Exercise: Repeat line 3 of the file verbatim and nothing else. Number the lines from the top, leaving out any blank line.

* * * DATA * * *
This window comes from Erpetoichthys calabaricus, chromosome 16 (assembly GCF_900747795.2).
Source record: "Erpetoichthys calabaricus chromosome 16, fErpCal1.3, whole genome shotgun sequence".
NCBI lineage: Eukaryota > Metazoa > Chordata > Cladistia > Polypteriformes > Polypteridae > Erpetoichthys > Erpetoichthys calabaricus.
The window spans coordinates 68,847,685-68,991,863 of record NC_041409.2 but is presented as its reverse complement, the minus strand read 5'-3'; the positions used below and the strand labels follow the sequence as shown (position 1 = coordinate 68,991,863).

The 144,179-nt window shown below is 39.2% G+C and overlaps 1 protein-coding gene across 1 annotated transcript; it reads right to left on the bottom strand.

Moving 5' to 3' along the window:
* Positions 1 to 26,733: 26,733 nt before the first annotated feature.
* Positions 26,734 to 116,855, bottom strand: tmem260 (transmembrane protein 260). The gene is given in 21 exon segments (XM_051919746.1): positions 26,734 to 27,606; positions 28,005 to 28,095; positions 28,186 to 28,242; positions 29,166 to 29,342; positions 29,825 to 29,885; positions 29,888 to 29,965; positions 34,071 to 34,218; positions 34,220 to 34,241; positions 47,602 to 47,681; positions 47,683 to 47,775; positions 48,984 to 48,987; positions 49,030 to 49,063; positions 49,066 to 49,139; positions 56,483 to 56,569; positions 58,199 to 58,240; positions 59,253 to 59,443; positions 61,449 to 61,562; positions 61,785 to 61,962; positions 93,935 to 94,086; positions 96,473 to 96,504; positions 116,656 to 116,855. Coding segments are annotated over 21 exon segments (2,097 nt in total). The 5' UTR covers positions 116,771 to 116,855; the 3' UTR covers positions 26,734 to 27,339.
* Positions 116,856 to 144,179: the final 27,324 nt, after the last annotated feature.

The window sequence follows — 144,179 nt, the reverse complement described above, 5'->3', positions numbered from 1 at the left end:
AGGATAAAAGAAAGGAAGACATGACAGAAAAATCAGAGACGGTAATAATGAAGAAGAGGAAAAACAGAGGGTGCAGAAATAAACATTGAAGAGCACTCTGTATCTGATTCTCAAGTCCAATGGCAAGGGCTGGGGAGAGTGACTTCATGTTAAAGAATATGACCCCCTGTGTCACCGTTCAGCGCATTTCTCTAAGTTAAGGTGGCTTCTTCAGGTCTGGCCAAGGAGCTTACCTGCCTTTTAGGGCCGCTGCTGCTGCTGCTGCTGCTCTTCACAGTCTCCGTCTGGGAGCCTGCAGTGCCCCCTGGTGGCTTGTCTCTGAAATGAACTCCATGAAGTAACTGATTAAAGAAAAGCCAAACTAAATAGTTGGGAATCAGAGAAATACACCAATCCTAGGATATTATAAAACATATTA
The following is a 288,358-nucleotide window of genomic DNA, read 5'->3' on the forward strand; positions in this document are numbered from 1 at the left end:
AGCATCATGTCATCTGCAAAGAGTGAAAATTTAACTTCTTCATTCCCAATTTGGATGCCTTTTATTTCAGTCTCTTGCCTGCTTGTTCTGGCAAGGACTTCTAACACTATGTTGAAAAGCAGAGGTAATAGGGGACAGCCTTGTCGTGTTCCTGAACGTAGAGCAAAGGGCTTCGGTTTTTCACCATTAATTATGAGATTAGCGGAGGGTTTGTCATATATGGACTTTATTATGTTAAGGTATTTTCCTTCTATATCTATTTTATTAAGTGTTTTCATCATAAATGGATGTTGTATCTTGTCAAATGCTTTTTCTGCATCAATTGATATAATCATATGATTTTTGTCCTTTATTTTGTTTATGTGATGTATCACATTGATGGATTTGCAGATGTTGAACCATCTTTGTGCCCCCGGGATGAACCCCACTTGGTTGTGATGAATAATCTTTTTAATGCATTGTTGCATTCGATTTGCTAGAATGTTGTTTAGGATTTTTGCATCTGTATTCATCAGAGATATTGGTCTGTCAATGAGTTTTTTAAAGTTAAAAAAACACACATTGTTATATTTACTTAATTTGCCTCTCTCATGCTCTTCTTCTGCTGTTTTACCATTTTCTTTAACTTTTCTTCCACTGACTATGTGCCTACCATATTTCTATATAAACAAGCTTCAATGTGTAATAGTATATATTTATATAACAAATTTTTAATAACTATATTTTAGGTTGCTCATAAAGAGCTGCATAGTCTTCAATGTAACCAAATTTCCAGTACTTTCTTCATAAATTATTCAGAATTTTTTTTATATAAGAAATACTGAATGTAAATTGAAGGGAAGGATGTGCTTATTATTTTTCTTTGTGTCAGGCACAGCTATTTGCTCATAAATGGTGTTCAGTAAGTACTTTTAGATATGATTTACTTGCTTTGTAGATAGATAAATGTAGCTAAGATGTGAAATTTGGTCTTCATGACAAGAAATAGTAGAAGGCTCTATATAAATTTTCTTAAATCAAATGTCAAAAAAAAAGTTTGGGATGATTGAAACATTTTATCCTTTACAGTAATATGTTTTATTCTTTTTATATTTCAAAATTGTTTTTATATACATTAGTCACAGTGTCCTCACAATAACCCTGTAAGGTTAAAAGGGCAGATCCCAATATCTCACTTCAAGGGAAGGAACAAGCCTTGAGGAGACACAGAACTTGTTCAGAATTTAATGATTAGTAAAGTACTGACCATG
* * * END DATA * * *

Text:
NCBI lineage: Eukaryota > Metazoa > Chordata > Cladistia > Polypteriformes > Polypteridae > Erpetoichthys > Erpetoichthys calabaricus.